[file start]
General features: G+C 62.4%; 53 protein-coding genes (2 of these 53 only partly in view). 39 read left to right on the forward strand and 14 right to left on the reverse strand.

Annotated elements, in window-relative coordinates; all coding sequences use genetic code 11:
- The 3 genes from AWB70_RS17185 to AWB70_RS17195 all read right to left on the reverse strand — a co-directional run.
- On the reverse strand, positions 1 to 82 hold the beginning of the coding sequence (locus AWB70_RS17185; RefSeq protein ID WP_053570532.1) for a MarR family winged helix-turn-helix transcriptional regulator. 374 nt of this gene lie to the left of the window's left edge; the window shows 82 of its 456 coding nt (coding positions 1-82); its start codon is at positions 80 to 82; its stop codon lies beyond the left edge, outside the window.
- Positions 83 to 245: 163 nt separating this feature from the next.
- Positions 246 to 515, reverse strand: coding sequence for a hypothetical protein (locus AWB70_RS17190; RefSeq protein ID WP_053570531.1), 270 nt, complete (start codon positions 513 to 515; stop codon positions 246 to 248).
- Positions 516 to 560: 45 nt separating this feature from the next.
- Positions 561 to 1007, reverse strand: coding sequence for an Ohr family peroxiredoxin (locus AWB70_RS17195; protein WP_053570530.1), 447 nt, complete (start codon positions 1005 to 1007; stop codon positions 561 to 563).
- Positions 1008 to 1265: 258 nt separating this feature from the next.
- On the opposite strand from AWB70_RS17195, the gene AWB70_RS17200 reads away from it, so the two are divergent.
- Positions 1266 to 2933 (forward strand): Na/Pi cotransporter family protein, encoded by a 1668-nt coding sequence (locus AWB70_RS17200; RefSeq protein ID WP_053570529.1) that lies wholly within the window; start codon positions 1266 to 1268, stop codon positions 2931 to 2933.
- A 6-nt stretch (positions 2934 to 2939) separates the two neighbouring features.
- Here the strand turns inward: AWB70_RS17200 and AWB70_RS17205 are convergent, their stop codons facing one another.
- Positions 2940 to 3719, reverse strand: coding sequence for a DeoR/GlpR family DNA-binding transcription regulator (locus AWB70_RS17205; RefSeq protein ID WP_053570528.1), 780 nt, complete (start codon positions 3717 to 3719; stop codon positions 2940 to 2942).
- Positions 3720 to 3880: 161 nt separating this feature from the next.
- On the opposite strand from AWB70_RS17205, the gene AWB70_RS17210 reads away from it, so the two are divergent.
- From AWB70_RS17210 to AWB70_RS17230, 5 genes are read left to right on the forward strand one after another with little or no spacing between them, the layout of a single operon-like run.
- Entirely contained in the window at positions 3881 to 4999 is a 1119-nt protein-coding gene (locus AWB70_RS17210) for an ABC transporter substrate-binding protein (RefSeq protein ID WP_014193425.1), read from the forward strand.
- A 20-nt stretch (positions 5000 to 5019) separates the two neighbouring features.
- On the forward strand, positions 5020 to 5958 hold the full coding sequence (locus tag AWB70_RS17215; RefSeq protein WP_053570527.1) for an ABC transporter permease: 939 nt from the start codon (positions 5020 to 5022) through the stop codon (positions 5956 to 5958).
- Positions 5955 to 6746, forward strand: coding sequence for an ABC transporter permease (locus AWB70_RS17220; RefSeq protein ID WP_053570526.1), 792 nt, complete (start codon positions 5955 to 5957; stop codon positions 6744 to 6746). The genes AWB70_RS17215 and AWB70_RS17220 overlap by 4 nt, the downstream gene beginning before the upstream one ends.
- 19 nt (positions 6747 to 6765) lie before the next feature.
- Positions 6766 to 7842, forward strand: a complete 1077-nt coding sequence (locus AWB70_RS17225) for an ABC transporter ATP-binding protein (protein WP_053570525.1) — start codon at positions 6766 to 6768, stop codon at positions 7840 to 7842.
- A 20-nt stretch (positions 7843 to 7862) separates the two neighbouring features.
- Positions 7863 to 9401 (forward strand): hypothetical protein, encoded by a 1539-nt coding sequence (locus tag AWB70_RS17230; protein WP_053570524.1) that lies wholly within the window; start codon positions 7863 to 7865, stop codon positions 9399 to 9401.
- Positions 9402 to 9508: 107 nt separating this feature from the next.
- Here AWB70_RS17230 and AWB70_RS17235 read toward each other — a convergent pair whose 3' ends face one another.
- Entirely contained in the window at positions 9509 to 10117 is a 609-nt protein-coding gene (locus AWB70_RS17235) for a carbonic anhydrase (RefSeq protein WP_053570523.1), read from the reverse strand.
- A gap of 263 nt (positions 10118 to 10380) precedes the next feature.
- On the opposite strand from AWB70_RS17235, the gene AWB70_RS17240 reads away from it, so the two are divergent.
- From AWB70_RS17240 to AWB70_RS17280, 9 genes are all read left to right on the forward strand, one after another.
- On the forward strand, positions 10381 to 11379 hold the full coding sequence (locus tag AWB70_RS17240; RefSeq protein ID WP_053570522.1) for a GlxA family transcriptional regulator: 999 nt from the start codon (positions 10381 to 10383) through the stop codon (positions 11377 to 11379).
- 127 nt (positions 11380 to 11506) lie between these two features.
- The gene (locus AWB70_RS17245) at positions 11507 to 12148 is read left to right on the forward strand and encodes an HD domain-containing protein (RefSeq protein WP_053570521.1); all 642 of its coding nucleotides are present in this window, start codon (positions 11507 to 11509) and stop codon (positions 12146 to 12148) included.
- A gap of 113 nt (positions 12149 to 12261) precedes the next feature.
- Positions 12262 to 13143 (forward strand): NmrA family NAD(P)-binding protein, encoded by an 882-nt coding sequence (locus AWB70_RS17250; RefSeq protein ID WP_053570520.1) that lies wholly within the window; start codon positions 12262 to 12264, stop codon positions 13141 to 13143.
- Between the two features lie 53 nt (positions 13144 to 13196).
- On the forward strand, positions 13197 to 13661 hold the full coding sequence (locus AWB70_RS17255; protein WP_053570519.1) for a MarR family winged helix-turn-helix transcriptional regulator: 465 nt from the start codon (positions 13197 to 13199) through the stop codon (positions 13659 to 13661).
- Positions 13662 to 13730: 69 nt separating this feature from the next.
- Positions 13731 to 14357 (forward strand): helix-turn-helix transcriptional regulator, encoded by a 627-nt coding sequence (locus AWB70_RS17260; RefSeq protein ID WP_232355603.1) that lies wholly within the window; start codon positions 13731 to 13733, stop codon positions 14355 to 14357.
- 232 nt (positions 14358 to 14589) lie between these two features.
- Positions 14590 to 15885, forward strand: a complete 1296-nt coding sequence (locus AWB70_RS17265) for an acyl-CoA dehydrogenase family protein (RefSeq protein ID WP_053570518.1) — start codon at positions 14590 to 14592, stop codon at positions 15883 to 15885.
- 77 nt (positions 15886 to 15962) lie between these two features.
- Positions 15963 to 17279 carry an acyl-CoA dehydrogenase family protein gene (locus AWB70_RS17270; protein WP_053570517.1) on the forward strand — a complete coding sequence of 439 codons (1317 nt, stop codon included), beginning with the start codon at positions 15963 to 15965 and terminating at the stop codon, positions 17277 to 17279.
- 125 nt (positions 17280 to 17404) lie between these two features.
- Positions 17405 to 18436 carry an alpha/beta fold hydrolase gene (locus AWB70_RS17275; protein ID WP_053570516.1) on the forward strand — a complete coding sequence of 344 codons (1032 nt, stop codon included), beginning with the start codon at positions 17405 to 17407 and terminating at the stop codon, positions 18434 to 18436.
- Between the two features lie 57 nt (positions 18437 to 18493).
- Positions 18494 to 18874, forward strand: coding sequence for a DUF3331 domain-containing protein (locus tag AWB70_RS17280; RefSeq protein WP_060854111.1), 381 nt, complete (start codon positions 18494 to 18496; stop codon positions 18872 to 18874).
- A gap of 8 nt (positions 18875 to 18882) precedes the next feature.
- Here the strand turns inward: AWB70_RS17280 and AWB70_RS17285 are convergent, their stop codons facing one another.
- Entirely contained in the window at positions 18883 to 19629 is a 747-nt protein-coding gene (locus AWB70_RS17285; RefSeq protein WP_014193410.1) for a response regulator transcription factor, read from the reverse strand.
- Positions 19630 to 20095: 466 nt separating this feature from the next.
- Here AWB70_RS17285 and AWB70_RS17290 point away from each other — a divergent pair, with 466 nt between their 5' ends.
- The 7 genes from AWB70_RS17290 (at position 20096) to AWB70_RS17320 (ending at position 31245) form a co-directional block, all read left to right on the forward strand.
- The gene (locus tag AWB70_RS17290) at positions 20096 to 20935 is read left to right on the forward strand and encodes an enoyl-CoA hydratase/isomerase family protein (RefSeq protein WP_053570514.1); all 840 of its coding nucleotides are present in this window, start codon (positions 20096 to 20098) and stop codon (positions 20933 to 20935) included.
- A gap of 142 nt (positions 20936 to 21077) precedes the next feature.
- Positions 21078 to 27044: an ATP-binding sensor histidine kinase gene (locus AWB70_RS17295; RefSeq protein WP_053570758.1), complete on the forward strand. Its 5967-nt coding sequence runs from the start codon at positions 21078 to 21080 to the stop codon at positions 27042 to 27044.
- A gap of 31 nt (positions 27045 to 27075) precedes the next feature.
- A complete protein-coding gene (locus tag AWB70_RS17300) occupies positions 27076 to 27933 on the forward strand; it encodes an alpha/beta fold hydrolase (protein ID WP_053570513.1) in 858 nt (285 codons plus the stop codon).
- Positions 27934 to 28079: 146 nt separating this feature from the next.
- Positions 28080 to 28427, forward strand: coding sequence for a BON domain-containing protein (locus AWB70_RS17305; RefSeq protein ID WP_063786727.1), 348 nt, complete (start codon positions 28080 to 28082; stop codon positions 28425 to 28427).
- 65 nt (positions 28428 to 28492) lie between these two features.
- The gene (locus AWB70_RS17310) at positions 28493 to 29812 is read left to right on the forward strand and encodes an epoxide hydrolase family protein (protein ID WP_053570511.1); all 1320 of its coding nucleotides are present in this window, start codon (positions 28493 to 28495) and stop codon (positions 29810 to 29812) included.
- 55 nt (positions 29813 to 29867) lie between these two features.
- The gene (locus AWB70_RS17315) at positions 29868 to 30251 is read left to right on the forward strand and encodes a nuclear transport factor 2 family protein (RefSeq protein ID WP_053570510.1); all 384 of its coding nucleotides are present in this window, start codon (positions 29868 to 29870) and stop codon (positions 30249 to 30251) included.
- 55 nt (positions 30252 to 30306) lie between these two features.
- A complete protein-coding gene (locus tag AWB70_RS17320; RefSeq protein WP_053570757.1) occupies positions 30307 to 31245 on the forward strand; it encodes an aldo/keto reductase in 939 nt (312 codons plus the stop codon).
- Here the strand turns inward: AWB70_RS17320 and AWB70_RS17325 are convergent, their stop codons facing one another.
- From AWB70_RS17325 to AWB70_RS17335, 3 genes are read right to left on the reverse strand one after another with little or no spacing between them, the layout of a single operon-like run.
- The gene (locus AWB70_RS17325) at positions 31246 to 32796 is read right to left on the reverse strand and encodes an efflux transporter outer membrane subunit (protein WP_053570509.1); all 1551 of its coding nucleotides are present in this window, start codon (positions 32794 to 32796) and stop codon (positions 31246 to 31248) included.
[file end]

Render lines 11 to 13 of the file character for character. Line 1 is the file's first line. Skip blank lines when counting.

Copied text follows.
- Positions 1266 to 2933 (forward strand): Na/Pi cotransporter family protein, encoded by a 1668-nt coding sequence (locus AWB70_RS17200; RefSeq protein ID WP_053570529.1) that lies wholly within the window; start codon positions 1266 to 1268, stop codon positions 2931 to 2933.
- A 6-nt stretch (positions 2934 to 2939) separates the two neighbouring features.
- Here the strand turns inward: AWB70_RS17200 and AWB70_RS17205 are convergent, their stop codons facing one another.